French Alps

The tremendous interest for graphene started in 2005 with the measurement of the quantum Hall effect in this material. From this time there has been increasing effort in developing preparation methods liable to yield large-area and high quality graphene. The existing knowledge, dating back to the 1960s, set fertile grounds for rapid and efficient progresses. Industrials like Intel, Texas Instruments, Samsung, IBM, or Toshiba follow the route of graphene preparation by epitaxial growth on a crystalline substrate. The use of metal substrates offers scalability and low cost conditions. Within two years after 2008, when transparent, stretchable, large-area and highly conductive graphene electrodes were demonstrated, 50 to 100 new research groups worldwide got involved in graphene growth on metals, motivated by the prospect for applications like photovoltaics or displays.
Upstream this strong trend, fundamental aspects are actively explored. Europe occupies a special position in this respect, with a number of theory and surface science groups having pioneered the field. Decisive progresses were made in the last few years towards the understanding of the elementary processes during growth and the resulting structures, the fine characterization of the graphene/metal interaction, the tailoring of graphene's properties by tuning this interaction, or the design of novel hybrid structures with unique functionalities for spintronics, nanomagnetism, or nanocatalysis.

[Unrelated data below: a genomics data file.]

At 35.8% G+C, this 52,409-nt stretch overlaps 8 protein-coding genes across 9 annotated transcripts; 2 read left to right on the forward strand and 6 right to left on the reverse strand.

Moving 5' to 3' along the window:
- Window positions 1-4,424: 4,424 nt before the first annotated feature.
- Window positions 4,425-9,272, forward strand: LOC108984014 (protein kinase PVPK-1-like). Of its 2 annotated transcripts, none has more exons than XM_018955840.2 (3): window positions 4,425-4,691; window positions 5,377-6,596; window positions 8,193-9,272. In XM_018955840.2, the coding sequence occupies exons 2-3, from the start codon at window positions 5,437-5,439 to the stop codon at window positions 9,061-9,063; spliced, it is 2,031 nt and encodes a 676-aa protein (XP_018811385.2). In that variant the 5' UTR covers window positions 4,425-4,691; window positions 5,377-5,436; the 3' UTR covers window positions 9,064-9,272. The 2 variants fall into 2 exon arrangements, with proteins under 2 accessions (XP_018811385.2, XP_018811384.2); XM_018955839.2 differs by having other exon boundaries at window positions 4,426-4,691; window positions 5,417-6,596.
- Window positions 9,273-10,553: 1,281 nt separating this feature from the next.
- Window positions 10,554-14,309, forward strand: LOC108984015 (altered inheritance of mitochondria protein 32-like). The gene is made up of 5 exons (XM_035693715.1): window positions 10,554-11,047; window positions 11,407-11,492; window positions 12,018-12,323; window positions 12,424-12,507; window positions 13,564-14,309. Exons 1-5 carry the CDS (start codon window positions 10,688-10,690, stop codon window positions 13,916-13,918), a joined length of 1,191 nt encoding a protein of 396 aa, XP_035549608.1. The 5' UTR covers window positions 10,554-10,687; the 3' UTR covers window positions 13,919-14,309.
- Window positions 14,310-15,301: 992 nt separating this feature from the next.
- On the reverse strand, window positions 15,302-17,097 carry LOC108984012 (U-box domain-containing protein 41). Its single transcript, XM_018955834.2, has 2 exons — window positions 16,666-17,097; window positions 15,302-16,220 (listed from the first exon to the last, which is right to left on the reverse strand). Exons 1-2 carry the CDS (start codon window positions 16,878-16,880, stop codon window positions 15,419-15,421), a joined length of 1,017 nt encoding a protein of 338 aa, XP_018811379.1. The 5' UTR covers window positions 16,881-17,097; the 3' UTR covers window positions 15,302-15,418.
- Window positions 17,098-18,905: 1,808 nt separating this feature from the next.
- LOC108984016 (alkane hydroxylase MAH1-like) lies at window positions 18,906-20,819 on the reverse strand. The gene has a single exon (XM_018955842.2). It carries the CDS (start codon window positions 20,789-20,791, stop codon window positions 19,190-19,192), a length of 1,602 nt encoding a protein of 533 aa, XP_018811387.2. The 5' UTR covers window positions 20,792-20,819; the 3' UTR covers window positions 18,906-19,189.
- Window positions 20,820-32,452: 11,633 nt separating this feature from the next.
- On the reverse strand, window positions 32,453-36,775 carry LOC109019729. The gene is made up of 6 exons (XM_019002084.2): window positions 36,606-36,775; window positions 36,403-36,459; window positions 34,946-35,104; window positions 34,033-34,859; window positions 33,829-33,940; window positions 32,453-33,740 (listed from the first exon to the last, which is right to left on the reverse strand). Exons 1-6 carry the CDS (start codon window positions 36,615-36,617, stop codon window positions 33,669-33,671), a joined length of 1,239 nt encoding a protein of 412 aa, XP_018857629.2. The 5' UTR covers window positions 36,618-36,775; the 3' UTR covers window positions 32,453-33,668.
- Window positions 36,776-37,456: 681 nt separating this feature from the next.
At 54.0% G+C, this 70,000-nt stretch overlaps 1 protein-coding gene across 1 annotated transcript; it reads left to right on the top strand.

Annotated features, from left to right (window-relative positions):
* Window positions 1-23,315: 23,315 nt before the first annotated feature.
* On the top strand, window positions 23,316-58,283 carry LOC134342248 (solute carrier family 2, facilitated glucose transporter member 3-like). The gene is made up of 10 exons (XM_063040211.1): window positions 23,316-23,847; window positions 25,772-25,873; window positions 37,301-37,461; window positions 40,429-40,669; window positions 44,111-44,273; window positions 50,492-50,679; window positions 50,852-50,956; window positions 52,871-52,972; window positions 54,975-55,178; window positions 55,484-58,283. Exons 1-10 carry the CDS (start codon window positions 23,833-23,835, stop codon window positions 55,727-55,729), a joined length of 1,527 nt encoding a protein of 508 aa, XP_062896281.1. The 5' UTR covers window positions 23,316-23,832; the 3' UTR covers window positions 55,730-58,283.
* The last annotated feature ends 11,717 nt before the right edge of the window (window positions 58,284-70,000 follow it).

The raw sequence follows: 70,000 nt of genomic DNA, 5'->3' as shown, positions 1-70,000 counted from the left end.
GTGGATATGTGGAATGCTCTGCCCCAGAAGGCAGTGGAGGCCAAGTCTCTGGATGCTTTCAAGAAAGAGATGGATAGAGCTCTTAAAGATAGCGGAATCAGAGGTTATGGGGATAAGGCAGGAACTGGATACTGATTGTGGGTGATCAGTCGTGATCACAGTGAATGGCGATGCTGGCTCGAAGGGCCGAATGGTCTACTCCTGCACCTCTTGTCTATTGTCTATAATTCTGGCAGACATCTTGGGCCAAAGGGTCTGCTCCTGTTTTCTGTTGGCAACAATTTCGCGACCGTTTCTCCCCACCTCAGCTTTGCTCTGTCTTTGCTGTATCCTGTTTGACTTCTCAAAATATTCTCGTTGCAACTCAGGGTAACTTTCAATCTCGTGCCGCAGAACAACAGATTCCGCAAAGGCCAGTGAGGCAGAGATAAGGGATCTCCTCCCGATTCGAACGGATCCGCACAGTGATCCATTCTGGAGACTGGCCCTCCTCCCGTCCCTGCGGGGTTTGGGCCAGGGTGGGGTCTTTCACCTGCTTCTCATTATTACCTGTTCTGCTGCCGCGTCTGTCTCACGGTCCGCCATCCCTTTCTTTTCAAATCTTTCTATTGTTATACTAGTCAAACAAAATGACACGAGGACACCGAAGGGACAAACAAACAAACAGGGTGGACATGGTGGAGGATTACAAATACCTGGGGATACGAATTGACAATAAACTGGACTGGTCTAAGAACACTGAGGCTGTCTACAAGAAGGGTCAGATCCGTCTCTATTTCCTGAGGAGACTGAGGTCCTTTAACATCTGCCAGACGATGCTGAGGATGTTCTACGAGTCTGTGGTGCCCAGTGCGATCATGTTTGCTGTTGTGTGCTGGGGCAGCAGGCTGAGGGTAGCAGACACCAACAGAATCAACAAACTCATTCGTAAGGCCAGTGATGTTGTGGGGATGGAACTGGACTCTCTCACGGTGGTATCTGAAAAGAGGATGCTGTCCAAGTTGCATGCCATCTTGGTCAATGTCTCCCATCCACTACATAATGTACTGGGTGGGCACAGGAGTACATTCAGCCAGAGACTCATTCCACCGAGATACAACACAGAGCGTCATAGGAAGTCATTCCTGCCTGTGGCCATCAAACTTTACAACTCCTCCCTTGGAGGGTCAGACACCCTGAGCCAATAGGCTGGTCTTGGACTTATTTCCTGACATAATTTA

The centre Paul Langevin in Aussois, a typical ski resort in the French Alps. The aim of the European Workshop on Epitaxial Graphene was to intensify the discussion on the topic of graphene on metals, to explore new links between the different subfields involved and to pinpoint unsolved and controversial issues. The workshop will bring together leading experts and young researchers involved in surface science studies of the structural and physical properties, in the production of graphene from metallic supports (including device fabrication), and in theoretical investigations. The workshop provided ample time for discussion.
Further goals are:
- to identify key problems in a fundamental understanding of graphene growth processes,
- to encourage the development of state-of-the-art simulation of growth processes and structural properties,
- to stimulate works in the direction of tailoring graphene's properties with the help of metal contacts,
- to envision new fields of application for graphene/metal hybrid heterostructures,
- to favour interactions between experts on the issue of large-area, low-cost, and high quality graphene production,
- to establish a vivid communication between leading experts, post-docs, and PhD students, and thereby to fertilize the different fields involved.